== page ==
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THE NEWS WRAP: Sydney Airport given first right of refusal over second airport

Wednesday, 16 April 2014 | By Andrew Sadauskas

Sydney Airport is set to negotiate with the federal government over the rights to build a second airport at Badgerys Creek, 50 kilometres west of Sydney.


Under a deal struck with the Howard government, ASX-listed Sydney Airport owns the “First rights over refusal” over the $2.5 billion project.


It will have nine months to negotiate terms with the federal government from the day federal Transport Minister Warren Truss issues an official “notice of intention” setting out the government’s terms for the project.


News of the proposal for a second major airport in Sydney, without the 11pm to 6am curfew on Kingsford Smith, has been welcomed by the transport industry.


“Sydney is the key gateway for air traffic in-and-out of Australia and the benefits of having two major airports will be felt nationwide,” Qantas chief Alan Joyce says.


NBN Co to speed-up deployment of FTTB to head off TPG


NBN Co's chief customer officer John Simon has announced plans to accelerate the rollout of fibre-to-the-basement (FTTB) technology, warning other carriers not to follow in TPG’s footsteps with a rival rollout.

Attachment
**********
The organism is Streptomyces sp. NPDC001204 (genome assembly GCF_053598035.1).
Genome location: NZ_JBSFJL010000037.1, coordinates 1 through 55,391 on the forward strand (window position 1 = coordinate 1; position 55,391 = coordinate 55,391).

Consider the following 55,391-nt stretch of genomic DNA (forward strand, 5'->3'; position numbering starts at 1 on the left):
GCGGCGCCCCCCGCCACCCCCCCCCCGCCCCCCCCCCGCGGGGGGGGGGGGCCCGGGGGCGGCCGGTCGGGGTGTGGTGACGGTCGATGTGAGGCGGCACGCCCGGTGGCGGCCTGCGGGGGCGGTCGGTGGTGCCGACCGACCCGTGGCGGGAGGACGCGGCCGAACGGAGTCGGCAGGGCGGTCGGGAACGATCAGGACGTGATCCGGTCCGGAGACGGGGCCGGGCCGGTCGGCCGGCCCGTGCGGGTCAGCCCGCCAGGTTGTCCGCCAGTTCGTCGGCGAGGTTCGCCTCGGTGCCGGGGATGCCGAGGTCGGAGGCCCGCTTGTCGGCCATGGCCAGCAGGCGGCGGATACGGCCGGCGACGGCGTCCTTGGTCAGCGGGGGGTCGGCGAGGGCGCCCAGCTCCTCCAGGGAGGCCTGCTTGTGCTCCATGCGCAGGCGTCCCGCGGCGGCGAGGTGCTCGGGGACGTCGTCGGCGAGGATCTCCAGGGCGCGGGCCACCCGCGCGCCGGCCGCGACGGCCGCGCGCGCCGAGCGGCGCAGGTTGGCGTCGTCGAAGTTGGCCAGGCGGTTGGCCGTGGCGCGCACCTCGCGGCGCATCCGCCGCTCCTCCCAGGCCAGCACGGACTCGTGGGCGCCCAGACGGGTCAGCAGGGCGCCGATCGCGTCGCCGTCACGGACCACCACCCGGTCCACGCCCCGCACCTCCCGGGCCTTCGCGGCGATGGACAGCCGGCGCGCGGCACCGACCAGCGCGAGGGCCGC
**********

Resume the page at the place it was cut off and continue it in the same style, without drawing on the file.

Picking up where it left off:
“If TPG can do it, then why can't six or seven other players do it? Then all of a sudden what you find is the more commercial or lucrative sectors of the market get picked off and you end up with a Swiss cheese network,” Simon says.


“This is not just a TPG response plan. This is our plan to bring forward those revenues and also at the same time make it clear that we will respond to competitive threats.”


Nadella calls on Microsoft to develop a “data culture”


Microsoft chief executive Satya Nadella has told employees his company needs to develop a “data culture” in order to compete in a marketplace dominated by cloud services and mobile devices, during his third major appearance since taking the role.


“Every aspect of Microsoft's business is being fundamentally transformed because of data. You have to build deeply into the fabric of the company a culture that thrives on data,” Nadella says.


“To be able to truly benefit from this platform you need to have a data culture inside of your organization. For me, this perhaps is the most paramount thing inside of Microsoft.


“It's not going to happen without having that data culture where every engineer, every day, is looking at the usage data, learning from that usage data, questioning what new things to test out with our products and being on that improvement cycle, which is the lifeblood of Microsoft.”




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